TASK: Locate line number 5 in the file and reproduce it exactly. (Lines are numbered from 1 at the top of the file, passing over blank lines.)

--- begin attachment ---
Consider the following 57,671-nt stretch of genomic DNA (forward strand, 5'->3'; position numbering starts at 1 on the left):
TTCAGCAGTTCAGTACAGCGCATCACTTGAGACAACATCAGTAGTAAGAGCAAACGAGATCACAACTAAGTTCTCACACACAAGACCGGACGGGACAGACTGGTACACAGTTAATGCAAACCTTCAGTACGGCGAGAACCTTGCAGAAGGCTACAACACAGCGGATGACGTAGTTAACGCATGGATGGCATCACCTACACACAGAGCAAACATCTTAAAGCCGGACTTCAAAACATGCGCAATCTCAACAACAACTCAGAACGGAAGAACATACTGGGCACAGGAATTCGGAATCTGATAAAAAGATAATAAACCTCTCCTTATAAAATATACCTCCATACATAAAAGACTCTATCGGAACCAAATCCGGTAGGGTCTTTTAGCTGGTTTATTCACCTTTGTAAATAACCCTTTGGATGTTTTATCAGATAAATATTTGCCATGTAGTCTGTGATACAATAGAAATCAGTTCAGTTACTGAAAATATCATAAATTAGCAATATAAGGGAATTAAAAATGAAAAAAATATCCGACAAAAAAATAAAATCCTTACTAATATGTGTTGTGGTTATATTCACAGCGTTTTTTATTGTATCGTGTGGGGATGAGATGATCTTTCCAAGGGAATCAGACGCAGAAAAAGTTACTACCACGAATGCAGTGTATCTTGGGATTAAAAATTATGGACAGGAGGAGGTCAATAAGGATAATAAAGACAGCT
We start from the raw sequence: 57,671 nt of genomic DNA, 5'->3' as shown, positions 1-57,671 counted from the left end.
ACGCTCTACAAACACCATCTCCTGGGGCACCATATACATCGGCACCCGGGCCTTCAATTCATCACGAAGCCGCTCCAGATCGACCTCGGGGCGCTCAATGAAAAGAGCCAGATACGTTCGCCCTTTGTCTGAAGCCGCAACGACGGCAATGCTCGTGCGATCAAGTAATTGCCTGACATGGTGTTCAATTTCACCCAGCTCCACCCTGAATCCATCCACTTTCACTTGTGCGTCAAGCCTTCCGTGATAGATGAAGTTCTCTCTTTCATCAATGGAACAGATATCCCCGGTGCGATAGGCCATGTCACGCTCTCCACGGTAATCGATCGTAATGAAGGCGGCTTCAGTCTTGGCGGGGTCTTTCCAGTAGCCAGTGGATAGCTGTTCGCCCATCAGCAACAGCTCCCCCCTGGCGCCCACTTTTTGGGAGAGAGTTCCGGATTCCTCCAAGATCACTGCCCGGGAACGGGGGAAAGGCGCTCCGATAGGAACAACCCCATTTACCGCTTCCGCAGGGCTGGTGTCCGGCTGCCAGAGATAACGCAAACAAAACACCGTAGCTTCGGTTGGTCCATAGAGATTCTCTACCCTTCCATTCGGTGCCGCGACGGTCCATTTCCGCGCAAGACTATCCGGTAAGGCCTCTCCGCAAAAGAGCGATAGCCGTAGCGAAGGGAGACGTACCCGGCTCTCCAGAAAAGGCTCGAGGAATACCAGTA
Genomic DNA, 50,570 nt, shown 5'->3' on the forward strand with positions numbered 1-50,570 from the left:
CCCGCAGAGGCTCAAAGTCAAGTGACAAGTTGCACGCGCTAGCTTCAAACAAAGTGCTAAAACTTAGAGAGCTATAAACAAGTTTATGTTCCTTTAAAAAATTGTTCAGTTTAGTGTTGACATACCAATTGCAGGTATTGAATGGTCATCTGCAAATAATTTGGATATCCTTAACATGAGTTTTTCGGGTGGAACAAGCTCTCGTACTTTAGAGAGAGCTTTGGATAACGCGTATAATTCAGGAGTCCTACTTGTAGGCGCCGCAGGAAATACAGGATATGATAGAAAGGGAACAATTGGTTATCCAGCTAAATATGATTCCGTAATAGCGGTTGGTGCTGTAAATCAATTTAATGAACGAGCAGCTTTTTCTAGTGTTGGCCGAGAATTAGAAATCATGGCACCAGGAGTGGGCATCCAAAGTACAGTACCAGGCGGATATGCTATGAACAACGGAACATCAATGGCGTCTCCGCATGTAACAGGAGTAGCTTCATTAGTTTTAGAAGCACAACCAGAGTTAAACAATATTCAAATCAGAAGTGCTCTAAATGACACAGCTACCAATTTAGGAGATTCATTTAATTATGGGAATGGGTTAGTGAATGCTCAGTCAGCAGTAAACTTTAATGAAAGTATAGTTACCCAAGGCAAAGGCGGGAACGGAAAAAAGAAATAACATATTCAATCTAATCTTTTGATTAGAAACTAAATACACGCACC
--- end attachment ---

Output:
Genomic DNA, 50,570 nt, shown 5'->3' on the forward strand with positions numbered 1-50,570 from the left: